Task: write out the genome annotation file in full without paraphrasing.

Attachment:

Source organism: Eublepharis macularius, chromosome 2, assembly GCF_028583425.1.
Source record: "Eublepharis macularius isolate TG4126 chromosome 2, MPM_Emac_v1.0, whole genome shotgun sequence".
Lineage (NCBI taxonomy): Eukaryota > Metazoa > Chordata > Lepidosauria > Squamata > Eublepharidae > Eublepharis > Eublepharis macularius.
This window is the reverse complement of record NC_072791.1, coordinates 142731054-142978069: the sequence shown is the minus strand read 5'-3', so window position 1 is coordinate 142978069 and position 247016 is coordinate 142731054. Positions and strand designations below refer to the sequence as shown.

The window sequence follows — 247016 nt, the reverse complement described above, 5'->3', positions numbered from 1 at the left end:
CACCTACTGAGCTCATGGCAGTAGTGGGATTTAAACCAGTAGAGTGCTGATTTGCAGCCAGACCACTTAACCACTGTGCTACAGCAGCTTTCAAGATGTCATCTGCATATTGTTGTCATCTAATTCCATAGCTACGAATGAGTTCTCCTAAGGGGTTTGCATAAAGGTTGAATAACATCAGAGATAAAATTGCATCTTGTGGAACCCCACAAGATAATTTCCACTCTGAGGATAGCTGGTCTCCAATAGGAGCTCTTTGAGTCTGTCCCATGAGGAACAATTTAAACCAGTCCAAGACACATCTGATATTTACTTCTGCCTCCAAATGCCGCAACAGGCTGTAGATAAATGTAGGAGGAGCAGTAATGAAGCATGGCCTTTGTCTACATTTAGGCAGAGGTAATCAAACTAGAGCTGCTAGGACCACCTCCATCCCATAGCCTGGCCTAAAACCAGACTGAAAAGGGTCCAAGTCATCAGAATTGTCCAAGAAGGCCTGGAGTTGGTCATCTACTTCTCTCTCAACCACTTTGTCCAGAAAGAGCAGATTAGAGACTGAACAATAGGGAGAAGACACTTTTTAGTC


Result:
Source organism: Eublepharis macularius, chromosome 2, assembly GCF_028583425.1.
Source record: "Eublepharis macularius isolate TG4126 chromosome 2, MPM_Emac_v1.0, whole genome shotgun sequence".
Lineage (NCBI taxonomy): Eukaryota > Metazoa > Chordata > Lepidosauria > Squamata > Eublepharidae > Eublepharis > Eublepharis macularius.
This window is the reverse complement of record NC_072791.1, coordinates 142731054-142978069: the sequence shown is the minus strand read 5'-3', so window position 1 is coordinate 142978069 and position 247016 is coordinate 142731054. Positions and strand designations below refer to the sequence as shown.

The window sequence follows — 247016 nt, the reverse complement described above, 5'->3', positions numbered from 1 at the left end:
CACCTACTGAGCTCATGGCAGTAGTGGGATTTAAACCAGTAGAGTGCTGATTTGCAGCCAGACCACTTAACCACTGTGCTACAGCAGCTTTCAAGATGTCATCTGCATATTGTTGTCATCTAATTCCATAGCTACGAATGAGTTCTCCTAAGGGGTTTGCATAAAGGTTGAATAACATCAGAGATAAAATTGCATCTTGTGGAACCCCACAAGATAATTTCCACTCTGAGGATAGCTGGTCTCCAATAGGAGCTCTTTGAGTCTGTCCCATGAGGAACAATTTAAACCAGTCCAAGACACATCTGATATTTACTTCTGCCTCCAAATGCCGCAACAGGCTGTAGATAAATGTAGGAGGAGCAGTAATGAAGCATGGCCTTTGTCTACATTTAGGCAGAGGTAATCAAACTAGAGCTGCTAGGACCACCTCCATCCCATAGCCTGGCCTAAAACCAGACTGAAAAGGGTCCAAGTCATCAGAATTGTCCAAGAAGGCCTGGAGTTGGTCATCTACTTCTCTCTCAACCACTTTGTCCAGAAAGAGCAGATTAGAGACTGAACAATAGGGAGAAGACACTTTTTAGTC